Thursday, January 31, 2019

Bus




I tell Alyssa, the mother of the girls I am nannying, that I'm reading a book called The True Secret of Writing (which my friend Jay gave me on my birthday), and that it's giving me inspiration and some structure for ideas (although it does lack some spiritual depth and style, in my opinion). I say this because under my hand is a sheet of paper and a pen, and I was writing as she walked in. I tell her that once I let something I write out into the world, I feel both ashamed and empty of meaning afterward (she understands), and that this will be a serious issue I'll have to figure out, if I am to write a whole book. I say this as we are in the kitchen, after I put Cara to bed for her nap, and Lucy is watching The Cat in the Hat on TV. Alyssa is home briefly in the middle of my time there, before going out again for errands.


When she comes home again later, it is after the girls and I have played outside and read stories, and I leave those two beloved little silly gooses who wave goodbye and give me hugs, and I walk to the bus stop.


I stand at the bus stop alongside the traffic-ridden street, visually following the road as it winds back down Lakeway Drive, and I fixate my eyes on the spot where the cars start coming into view, where the pairs of headlight eyes twinkle into sight, one after the other. It reminds me of something, but I can't recall exactly what. Something that has to do with my grandparents, or with airports; a certain anticipation, in any case. My eyes stare at it, watching the lights pop forward, one, two, three, four... a humdrum rhythm. It's so cold out. I zip my jacket all the way up, but even with my scarf and hat my neck and face are snappingly cold. The cars zipping past cast a strong wind. I notice this only when there is a pause in the vehicle flow and the wind stands still and isn't nearly as freezing.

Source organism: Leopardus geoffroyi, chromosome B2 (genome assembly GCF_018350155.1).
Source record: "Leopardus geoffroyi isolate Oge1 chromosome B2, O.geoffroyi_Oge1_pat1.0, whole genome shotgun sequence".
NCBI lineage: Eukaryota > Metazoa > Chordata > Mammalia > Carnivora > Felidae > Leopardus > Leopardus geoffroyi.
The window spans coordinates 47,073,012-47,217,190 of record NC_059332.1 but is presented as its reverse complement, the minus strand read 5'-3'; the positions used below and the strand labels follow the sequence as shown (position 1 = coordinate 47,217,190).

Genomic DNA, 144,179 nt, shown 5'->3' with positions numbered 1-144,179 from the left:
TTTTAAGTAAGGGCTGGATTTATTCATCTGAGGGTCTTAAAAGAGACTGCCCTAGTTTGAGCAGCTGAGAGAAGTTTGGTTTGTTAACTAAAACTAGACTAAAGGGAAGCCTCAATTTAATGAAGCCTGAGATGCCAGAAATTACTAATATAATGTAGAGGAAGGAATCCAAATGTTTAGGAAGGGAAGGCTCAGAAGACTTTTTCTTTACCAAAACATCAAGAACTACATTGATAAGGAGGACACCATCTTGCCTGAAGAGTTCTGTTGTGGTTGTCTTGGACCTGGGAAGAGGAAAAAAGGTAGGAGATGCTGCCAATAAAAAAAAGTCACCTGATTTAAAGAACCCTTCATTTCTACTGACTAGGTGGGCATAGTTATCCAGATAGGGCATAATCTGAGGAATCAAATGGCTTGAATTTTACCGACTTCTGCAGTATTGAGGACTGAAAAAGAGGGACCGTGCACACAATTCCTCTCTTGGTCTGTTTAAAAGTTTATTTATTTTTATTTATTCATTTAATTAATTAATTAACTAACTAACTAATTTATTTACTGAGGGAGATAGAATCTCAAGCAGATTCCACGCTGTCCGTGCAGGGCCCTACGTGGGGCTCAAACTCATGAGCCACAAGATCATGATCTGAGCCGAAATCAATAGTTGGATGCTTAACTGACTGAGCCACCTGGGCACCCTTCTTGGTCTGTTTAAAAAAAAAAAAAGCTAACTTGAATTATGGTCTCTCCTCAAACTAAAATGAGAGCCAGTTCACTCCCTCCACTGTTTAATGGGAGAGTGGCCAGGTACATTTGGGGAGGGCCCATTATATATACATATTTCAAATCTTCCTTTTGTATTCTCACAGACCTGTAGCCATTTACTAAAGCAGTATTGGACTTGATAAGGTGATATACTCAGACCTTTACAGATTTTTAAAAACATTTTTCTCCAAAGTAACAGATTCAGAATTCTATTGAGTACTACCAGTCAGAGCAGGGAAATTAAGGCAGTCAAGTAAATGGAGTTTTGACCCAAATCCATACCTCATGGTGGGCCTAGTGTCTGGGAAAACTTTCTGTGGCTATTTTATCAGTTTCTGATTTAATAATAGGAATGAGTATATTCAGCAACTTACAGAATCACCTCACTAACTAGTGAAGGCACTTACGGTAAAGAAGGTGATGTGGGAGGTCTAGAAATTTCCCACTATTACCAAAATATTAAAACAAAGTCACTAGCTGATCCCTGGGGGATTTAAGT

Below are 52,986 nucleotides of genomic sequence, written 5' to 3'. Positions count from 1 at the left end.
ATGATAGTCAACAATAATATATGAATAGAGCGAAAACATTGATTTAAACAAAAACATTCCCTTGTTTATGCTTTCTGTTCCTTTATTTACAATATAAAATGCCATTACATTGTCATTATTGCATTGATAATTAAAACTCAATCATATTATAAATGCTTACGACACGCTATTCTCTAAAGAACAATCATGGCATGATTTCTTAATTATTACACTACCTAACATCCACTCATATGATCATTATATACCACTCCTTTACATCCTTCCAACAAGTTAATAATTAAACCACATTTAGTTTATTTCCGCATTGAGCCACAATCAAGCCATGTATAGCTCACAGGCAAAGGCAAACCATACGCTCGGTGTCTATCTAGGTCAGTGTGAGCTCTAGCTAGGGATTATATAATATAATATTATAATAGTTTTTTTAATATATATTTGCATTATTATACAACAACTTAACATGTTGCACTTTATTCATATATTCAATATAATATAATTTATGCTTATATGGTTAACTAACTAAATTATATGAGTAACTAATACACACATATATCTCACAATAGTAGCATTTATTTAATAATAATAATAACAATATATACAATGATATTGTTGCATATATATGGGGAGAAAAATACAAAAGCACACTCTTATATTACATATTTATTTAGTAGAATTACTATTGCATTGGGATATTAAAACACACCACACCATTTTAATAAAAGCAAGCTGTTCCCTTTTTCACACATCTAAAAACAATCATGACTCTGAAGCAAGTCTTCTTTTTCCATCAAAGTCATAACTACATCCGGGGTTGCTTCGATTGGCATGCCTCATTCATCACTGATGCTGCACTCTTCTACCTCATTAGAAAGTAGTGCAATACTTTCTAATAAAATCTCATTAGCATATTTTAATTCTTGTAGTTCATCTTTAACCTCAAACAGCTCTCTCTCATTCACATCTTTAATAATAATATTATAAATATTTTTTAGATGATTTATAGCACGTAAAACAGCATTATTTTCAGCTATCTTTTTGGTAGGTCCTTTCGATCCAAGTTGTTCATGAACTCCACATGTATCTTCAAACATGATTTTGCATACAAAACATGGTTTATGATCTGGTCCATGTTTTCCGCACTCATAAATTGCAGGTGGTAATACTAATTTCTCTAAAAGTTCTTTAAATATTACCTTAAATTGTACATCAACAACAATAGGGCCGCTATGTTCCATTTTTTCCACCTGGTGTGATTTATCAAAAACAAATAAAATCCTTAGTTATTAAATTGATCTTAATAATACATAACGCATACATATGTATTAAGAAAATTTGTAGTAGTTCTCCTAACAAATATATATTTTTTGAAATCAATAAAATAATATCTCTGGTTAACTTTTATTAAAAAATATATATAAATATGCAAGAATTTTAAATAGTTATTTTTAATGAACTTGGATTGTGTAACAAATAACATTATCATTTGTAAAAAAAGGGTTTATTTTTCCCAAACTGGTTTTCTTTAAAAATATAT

Finally the bus comes. I had told myself a few minutes earlier, at the estimated arrival time of the bus, that I envisioned it would arrive within two to five minutes (I know it is always a little later than scheduled, especially at this hour), and that that is the amount of time I would be willing to hold on to this meditative state. Beyond that, some threshold would be reached from which on it would be harder to be at complete ease with the logic of the bus's lateness.


Oh, the warmth in the bus. I love sitting in the warm buses at night when it's frosty cold outside. Buses at night remind me of those times I tried to envision in my writing in Alyssa's kitchen, when I tried to take the book's idea and write my story of love. It reminds me of riding late night buses to go visit cherished loved ones, back in the days. That is what I wrote about. Those are part of my love story, definitely. There were a lot of bus rides, all encamped in a sense of warmth and safety... Those small things, stretches of time and place, are part of the story, part of the essence, not just a necessity or a constraint.


We trot along, and I get off right past the lake, in which the shimmering lights from across the way are reflected. As I walk toward home I have this immense gratefulness in my gut, a welcome and strong sense of abundance, and a strong desire to write.


I get so excited from imagining all the food we have! The pineapple, apples, oranges, grapefruits, the dried pasta, rice, lentils, beans, chickpeas, the onions, tomatoes, Brussels sprouts, carrots, garlic, mushrooms! So many wonderful products of the earth, raw materials from which to make a delicious meal, what a richness! It fills my heart.









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